Search This Blog

04 December 2011

A little East of Jordan

A little East of Jordan,
Evangelists record,
A Gymnast and an Angel
Did wrestle long and hard—

Till morning touching mountain—
And Jacob, waxing strong,
The Angel begged permission
To Breakfast—to return!

Not so, said cunning Jacob!
"I will not let thee go
Except thou bless me"—Stranger!
The which acceded to—

Light swung the silver fleeces
"Peniel" Hills beyond,
And the bewildered Gymnast
Found he had worsted God!
                                                                                  - F145 (1860)  59

The poem refers to the story in Genesis 32 of Jacob wrestling the angel of God. Jacob prevailed over the angel and not only received a blessing but was rechristened with the name Israel – and obviously his name as progenitor of the Jews is still highly current. Now this wrestling match was years after Jacob had tricked his older twin, Esau, into selling Jacob his inheritance for a bowl of porridge. Jacob had moved away but now was headed back for his father’s funeral – and to claim his ill-gotten estate, no doubt. He had told Esau and Esau was coming after him with a large posse.
            The first stanza sets the scene, the main difference between the poem and the bible verses being that instead of Jacob being identified as the wrestler, the poet calls him “A Gymnast.” Perhaps that is because Jacob could squirm out of some pretty tight corners – and also perhaps because he was able to wrestle the angel.
Joseph and Angel
by Delacroix
            They wrestled all night until dawn was “touching mountain” and the Angel “begged permission” to stop. This is how Jacob was able to secure his blessing. When the blessing is given (3rd stanza) then the heavens flare with light, swinging the clouds beyond the spot on “’Peniel’ Hills” where wrestling match took place. It suddenly became very clear to Gymnast Jacob that he had been wrestling with the Divine.
            Interestingly, we typically say we “bested” someone if we beat them; here the poet says the Gymnast “worsted God.”  But I think the meaning is the same.
            Also interesting in this poem is how the first three stanzas gallop along in iambic trimeter, ballad form and pace: you could easily read them aloud as a story. The fourth stanza, however, switches to trochees and the pace suddenly slows down. This stanza contains two great themes from Dickinson: light and battling with God. It works, with this in mind, that Jacob has been transformed into a gymnast, for  everyone must battle with God. Those who can keep their strength over the long haul will earn their blessing and the skies will open for them. Others may not prevail and might receive “heavenly hurt” (F320)  from the divine light of God.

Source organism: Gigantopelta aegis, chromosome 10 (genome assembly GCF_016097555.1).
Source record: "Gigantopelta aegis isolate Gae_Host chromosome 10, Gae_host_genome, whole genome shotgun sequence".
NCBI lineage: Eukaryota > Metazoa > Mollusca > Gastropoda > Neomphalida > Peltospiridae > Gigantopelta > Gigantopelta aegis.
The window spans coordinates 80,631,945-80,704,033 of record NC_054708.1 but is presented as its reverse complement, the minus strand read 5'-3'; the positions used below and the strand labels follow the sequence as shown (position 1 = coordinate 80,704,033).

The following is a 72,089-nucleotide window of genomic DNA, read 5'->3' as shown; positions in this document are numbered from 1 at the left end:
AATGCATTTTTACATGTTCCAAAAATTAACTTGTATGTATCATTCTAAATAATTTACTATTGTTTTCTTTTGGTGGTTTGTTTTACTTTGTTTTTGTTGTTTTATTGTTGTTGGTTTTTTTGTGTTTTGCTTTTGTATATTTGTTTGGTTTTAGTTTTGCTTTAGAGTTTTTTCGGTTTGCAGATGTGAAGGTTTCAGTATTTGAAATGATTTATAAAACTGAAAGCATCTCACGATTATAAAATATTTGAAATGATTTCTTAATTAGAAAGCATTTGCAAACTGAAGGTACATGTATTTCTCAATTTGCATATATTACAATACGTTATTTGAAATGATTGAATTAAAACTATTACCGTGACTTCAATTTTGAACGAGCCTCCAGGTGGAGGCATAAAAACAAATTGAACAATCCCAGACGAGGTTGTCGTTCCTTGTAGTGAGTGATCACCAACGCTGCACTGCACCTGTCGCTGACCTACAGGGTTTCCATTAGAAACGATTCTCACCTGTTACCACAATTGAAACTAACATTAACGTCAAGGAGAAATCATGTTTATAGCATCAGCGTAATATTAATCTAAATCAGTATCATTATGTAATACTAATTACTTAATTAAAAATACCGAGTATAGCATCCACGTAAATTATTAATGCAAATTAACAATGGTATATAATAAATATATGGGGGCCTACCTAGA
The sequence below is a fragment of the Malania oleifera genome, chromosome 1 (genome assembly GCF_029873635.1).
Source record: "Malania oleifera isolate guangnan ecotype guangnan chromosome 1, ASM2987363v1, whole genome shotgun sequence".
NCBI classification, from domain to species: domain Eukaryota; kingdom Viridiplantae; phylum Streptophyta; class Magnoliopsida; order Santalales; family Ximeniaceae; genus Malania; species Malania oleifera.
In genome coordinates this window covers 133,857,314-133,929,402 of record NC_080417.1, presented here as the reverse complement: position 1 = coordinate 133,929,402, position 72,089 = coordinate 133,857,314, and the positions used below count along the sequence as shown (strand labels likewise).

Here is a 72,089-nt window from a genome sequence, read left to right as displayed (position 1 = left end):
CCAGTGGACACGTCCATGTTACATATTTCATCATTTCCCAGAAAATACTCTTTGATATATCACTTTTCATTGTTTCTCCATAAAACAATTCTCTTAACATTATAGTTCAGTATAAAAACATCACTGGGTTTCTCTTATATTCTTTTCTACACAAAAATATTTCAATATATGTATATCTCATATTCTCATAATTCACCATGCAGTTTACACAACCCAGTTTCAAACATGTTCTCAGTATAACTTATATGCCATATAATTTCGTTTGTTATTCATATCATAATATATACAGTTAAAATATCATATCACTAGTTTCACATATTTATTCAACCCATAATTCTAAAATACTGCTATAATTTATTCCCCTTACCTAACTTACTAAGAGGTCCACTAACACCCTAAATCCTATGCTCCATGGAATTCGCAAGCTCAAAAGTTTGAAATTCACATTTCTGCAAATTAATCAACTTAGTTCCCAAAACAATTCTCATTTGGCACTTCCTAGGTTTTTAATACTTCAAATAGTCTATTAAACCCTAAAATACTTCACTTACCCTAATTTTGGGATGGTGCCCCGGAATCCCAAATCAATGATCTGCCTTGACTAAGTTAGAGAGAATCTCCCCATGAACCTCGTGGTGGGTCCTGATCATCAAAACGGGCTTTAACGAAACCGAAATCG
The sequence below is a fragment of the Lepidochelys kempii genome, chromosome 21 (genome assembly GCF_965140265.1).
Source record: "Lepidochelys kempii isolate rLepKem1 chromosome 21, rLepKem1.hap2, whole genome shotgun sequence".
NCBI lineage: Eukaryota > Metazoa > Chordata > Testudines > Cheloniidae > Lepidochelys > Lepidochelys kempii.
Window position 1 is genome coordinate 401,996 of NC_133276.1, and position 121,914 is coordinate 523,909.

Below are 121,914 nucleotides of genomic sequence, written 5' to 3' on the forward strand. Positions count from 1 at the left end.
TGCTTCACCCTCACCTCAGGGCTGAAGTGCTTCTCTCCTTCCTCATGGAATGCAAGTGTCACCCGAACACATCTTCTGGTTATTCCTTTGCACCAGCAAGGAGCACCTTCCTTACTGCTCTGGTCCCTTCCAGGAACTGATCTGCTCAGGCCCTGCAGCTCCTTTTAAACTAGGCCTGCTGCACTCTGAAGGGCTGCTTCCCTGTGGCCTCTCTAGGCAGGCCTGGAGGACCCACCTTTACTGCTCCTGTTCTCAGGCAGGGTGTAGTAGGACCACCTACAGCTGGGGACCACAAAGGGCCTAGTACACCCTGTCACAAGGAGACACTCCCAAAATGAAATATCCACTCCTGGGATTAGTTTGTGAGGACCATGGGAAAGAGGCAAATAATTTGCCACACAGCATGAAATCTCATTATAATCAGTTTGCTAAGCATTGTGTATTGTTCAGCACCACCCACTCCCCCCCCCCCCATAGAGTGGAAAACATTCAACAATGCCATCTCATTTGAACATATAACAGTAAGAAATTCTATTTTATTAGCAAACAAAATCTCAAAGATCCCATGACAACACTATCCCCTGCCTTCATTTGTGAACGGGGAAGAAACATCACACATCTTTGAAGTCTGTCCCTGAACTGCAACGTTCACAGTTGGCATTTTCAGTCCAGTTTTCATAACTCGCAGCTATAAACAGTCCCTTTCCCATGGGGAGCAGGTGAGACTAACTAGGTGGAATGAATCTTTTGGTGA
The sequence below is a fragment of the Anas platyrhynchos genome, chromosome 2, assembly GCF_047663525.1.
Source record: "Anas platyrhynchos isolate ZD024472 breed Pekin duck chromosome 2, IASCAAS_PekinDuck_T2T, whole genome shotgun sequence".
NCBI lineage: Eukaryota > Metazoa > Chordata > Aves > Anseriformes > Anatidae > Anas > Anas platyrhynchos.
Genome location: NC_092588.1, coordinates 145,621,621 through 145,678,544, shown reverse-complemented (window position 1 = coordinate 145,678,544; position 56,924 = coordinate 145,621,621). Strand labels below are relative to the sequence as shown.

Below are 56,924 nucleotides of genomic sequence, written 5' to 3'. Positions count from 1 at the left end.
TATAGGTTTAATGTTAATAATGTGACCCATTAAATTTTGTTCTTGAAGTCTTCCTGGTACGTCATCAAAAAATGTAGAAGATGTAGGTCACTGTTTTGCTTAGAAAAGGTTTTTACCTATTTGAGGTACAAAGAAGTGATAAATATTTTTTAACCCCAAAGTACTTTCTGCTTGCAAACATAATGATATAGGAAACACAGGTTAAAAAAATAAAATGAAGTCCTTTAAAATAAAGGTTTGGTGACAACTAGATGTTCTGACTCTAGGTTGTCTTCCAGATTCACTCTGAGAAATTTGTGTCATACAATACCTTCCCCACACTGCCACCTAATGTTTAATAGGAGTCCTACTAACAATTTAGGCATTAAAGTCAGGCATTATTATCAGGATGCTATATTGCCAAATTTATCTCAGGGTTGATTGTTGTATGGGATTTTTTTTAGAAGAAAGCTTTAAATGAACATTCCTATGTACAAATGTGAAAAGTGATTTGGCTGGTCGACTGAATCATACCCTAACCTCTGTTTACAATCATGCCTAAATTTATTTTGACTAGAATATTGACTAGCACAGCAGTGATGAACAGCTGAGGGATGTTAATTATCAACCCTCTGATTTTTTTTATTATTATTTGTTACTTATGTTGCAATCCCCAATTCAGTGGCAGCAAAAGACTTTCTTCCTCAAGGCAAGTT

1 comment:

  1. Dickinson's imagination thrived on two massive taproots -- Shakespeare and the King James Bible, and she could recite from both, chapter and verse. What follows are only my limited speculations and readings (in English) from the source texts, but I sense that she felt an intestinal connection to the "Jacob/Angel" story for many reasons. Like Jacob, she wrestled long and hard and alone -- and over more nights than she could count -- to wrest poetry from night oil, ink and paper, often at the cost of her nervous system. Those nights were followed by the drudgery of household chores, caring for her disabled mother, and stuffing her pockets with hurriedly-written bits of paper to capture poetic surprises that went on throughout her day. As for the biblical story, Jacob's name itself means "He takes by the heel" or "he who supplants" because he was born after his twin-brother Esau while gripping his older brother's heel, also because he was a man who exploited his own wily intelligence, his command of magical practices and patience, to realize divine favor and went on to embody a nation. The subcurrents of the story, in more contemporary terms, are xenophobia (his mother's fear of him marrying "a heathen woman" and how her actions drive the story); racism (how his wild and hirsute hunter-brother Esau is a caricature of the "dumb" Edomites who were subjugated by Israel during the reign of David); exploitation (Laban, the uncle of Jacob and how he used and disrespected his son-in-law); and the wrestling between polytheistic household gods and the supposedly all-powerful El or Yahweh -- a wrestling that leaves Jacob with a permanently damaged hip and a wife Rachel who is carrying the polytheistic infection back to Jacob's homeland in the form of the household gods that she had stolen from her father. The collision of "Peniel" and "Hills" captures a conflict that one could simply formulize as "faces of God." Your recap of the immediate context of the night of wrestling is accurate, except for where you stated that Jacob was returning home for his father's funeral. According to Genesis 31:3. Jacob returned home when he could no longer endure the exploitation of his Uncle Laban and El essentially told him it was time to go home. In the domestic sphere in which she found herself, Dickinson had far fewer options, though Jacob's heroic quest for wealth, love, progeny, and independence were all realized by Dickinson in the much quieter -- but no less consecrated – zone of her night desk.

    ReplyDelete